DeutschClear Cookie - decide language by browser settings
Büttner, Katharina (2007): Part I: Structural framework for the mechanism of archaeal exosomes in RNA processing; Part II: Structural insights into DNA duplex separation by the archaeal superfamily 2 helicase Hel308. Dissertation, LMU München: Faculty of Chemistry and Pharmacy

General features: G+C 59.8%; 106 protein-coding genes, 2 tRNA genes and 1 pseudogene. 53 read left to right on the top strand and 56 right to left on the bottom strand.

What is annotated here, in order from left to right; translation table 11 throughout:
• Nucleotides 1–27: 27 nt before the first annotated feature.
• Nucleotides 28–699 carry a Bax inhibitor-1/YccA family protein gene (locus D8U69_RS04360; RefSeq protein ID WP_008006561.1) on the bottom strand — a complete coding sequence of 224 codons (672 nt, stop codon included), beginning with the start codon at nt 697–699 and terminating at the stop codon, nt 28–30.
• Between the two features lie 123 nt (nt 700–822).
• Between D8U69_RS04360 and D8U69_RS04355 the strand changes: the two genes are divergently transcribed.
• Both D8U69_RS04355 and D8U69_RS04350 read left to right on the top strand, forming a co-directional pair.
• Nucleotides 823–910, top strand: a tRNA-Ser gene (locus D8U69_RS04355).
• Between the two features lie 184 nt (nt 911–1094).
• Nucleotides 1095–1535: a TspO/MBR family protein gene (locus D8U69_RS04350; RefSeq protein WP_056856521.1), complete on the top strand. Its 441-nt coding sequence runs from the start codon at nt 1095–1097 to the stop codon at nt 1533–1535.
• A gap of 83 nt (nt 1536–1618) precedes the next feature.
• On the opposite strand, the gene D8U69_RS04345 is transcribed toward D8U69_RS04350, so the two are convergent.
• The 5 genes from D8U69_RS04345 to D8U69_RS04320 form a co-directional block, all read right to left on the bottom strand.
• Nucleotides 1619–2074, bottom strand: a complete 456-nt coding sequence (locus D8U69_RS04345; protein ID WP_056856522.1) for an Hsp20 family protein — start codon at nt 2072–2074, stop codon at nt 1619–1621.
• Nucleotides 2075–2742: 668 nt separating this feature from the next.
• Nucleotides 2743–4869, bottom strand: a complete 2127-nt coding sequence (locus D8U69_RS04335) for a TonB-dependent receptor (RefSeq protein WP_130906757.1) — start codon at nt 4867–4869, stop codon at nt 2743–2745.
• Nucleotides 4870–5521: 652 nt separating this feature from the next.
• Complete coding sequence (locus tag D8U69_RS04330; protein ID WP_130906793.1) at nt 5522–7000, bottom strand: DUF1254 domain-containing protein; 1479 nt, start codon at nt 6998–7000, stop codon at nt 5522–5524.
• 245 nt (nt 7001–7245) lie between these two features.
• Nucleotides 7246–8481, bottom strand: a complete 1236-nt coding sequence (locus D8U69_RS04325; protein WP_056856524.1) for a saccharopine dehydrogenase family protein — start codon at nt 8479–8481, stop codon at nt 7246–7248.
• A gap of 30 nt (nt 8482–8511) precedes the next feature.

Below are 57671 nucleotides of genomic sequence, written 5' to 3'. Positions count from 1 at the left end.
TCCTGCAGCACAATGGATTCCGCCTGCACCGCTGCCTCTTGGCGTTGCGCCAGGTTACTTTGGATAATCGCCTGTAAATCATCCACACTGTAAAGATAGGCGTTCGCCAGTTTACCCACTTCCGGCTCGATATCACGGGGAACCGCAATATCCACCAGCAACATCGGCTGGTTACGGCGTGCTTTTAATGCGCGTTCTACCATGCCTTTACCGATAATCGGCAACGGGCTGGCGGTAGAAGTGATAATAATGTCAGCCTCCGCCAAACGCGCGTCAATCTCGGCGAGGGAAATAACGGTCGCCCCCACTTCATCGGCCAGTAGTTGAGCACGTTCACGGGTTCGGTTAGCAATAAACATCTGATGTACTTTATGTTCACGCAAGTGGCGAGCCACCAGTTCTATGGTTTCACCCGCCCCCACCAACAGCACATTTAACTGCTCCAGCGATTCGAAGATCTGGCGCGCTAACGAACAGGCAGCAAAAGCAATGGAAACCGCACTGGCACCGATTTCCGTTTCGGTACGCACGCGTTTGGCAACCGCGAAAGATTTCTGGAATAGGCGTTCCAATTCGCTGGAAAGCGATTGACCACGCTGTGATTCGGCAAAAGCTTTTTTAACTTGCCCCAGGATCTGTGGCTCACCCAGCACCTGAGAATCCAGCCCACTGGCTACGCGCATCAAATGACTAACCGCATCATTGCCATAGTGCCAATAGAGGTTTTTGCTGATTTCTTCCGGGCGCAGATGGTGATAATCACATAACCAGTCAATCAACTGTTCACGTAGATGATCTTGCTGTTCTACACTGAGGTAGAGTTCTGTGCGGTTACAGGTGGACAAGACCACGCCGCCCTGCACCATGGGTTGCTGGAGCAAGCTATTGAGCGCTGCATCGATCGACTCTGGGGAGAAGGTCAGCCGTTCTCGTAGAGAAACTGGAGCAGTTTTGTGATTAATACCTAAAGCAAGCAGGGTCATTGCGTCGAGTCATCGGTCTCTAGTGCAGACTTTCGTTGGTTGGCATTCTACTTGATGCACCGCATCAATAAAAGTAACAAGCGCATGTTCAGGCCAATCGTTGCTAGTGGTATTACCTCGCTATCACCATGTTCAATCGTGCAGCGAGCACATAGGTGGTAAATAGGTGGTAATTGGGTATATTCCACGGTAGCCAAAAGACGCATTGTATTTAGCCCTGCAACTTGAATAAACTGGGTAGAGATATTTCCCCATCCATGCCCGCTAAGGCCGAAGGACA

Part I The exosome is a conserved 3´- 5´ exoribonuclease complex involved in cellular RNA metabolic processes in eukaryotes and archaea. Its involvement in the accurate processing of nuclear RNA precursors and in the degradation of RNA in both nucleus and cytoplasm implies a central function in the eukaryotic RNA surveillance machinery. This widespread function implies the ability of the exosome to distinguish between RNA substrates that should be matured by the removal of nucleotides to a precisely defined end point, and defective RNAs that undergo rapid and complete degradation. However, the structural and molecular mechanisms of processive 3´- 5´ RNA degradation and substrate specificity remain unclear. To obtain insights into the structural and functional organization of the exosome, I determined crystal structures of two 230 kDa nine subunit exosome isoforms from Archaeoglobus fulgidus. Both exosome isoforms contain a hexameric ring of RNase PH-like domain subunits Rrp41 and Rrp42 with a central chamber. A trimer of Rrp4 or Csl4 subunits is situated on one side of the RNase PH domain ring and forms a multidomain macromolecular interaction surface with central S1 domains and peripheral KH and zinc-ribbon domains. Tungstate soaks identified three phosphorolytic active sites inside the central processing chamber. Additional structural and functional results suggest that the S1 domains of Rrp4 or Csl4 subunits and a subsequent neck in the RNase PH domain ring form an RNA entry pore that only allows access of unstructured RNA to the active sites. The structural results presented here can not only mechanistically unify observed features of exosomes, including processive 3´ RNA degradation of unstructured RNA, the requirement for regulatory factors and coactivators to degrade structured RNA, and the precision in processing RNA species to a defined length. But the high conservation of the archaeal exosome to the eukaryotic exosome and its additional high structural similarity to bacterial mRNA-degrading PNPase suggest a common basis for 3´ RNA-degradation in all kingdoms of life. Furthermore, the structure of the archaeal exosome reveals remarkable architectural and functional similarities to the protein degrading proteasome. Part II Adenosine triphosphate (ATP) dependent nucleic acid unwinding by superfamily 2 (SF2) helicases is required for numerous biological processes, including DNA recombination, RNA decay and viral replication. The structural and molecular mechanism for processive duplex unwinding of SF2 helicases is still unclear, in part due to a lack of structural insights into the actual strand separation reaction. Archaeal SF2 helicase Hel308 preferentially unwinds lagging strands at replication forks and is closely sequence related to human PolΘ and Hel308 as well as Drosophila Mus308. Furthermore, the RecA ATPase-core of archaeal Hel308 shares high sequence conservation to the SF2 RNA decay factors Ski2p and Mtr4p. Thus, archaeal Hel308 appears as representative model to understand processive 3´- 5´ DNA unwinding by SF2 helicases. During this PhD thesis crystal structures of Archaeogloubs fulgidus Hel308 (afHel308) in the absence and presence of a 15mer duplex DNA containing a 10mer 3´-overhang were determinded using X-ray crystallography. afHel308 exhibits two typical SF2 RecA-like domains at the N-terminus. The C-terminus comprises a winged-helix (WH) domain, followed by a unique seven-helix-bundle domain and a helix-loop-helix (HLH) domain. The DNA bound structure captures the initial duplex separation and argues that initial strand separation does not require ATP binding. Comparison with ATP bound SF2 enzymes suggests that ATP binding and hydrolysis promotes processive unwinding of one base pair by a ratchet like transport of the 3’ product strand. In addition, the structure suggests that unwinding is promoted by a prominent β-hairpin loop. The identification of similar β-hairpin loops in Hepatitis C virus (HCV) NS3 helicase and RNA decay factors Ski2p and Mtr4p, and consistency of the results with biochemical data on HCV NS3 helicase argue that the observed duplex unwinding mechanism is applicable to a broader subset of processive SF2 helicases. Furthermore, the interaction between afHel308 and its DNA substrate also may explain how afHel308 is targeted to branched nucleic acid substrates.The presented results provide a first structural framework for duplex unwinding by processive SF2 helicases and reveal important mechanistic differences to SF1 helicases and the SF2 helicase RecG.